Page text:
• Staff open communication lines and provide support services to improve the academic success of students:
      • Welcome letters
      • Mid-semester progress reports*
      • Final grade reports

*Mid-semester grades are reported for all 100 and 200 level courses. All advisors are encouraged to contact students who receive grades below a C at mid-term to encourage these students and make them aware of support services.

welcome weekend office of student engagement ose
Welcome Weekend—Office of Student Engagement (OSE)

Theme: You Belong at Missouri State

Weekend of activities/events designed to introduce students to campus and encourage their involvement.

Activities include:

  • Family reception
  • Playfair (ice breaker activity)
  • Outdoor movie
  • Bear Bash Night of Fun at PSU
  • Freshman Convocation
  • New Student Festival
first year programs fyp
First-Year Programs (FYP)

GEP 101, First-Year Foundations (2 CR)—First-year seminars are considered high impact experiences

  • Public Affairs Mission
  • Transitioning into university life
    • Study Skills
    • Time Management
    • Test-taking
    • Critical Thinking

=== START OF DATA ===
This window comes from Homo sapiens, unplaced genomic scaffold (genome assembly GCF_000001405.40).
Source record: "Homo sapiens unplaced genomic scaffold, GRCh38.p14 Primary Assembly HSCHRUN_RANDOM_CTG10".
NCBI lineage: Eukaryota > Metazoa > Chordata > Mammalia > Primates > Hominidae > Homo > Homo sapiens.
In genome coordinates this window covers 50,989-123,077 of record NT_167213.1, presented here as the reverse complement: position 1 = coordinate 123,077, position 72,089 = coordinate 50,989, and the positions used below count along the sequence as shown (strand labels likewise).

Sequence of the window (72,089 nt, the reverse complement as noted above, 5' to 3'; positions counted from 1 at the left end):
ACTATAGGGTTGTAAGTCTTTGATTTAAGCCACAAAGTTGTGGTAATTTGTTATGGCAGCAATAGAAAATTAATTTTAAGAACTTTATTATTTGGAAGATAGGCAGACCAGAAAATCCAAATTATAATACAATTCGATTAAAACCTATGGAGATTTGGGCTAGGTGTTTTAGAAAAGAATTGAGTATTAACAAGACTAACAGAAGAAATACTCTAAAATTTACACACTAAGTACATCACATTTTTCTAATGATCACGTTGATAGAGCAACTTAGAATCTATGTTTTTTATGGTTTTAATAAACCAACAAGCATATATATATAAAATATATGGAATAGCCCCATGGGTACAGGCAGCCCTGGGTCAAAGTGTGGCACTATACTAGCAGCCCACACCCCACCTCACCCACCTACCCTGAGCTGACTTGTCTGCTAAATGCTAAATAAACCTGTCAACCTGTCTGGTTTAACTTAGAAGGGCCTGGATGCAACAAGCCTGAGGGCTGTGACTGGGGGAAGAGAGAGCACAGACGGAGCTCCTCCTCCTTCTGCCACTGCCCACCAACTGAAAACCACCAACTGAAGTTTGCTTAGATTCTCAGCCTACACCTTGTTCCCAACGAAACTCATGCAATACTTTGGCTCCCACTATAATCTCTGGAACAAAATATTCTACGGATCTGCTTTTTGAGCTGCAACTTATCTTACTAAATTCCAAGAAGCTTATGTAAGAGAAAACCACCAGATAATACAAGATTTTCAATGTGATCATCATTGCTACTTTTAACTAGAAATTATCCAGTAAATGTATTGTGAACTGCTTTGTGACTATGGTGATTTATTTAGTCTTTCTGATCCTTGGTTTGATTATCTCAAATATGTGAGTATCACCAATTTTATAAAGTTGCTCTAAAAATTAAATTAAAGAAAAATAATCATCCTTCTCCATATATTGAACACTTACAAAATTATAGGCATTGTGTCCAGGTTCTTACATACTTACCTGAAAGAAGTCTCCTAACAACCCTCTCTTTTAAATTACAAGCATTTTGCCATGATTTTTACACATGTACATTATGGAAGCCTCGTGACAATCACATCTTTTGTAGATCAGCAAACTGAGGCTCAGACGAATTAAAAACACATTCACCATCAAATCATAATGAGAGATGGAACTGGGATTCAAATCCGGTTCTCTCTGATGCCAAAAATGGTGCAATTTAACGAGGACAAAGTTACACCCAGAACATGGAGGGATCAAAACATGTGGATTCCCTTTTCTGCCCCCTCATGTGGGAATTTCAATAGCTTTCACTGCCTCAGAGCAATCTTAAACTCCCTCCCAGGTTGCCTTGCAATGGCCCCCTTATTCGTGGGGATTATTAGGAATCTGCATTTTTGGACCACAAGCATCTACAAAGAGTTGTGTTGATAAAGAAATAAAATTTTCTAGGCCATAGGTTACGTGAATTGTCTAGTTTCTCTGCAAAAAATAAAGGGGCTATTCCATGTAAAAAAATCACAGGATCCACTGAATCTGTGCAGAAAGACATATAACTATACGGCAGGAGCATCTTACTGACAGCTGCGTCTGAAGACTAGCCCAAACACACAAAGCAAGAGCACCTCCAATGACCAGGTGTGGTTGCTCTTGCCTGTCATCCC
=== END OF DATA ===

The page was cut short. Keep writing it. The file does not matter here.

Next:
• Financial Literacy
    • Campus Resources
    • Student engagement
    • Degree/career Planning
fyp learning communities
FYP-Learning Communities

Curricular Learning Communities (CLC):

  • Linked courses (2-3)-15 CLCs fall 2011
    • Themed
    • Integrated Curriculum
      • Common Student Learning Outcomes
      • Co-curricular Activities that Support Learning Objectives
    • Extensive Faculty Development—spring prior to delivery of course
  • Outcomes
    • Increased retention (3% higher for LC vs. non-LC students)
    • Higher GPAs*

*From Ctr for Assessment report 10/24/11: “Overall, these data show that LC students begin their college experience with lower scores on variables that typically predict success in college (HS class rank, ACT Comp). However, by the end of their first and second semesters in college (FA10 and SP11), these same CLC students showed significantly higher GPAs than their non-CLC peers.”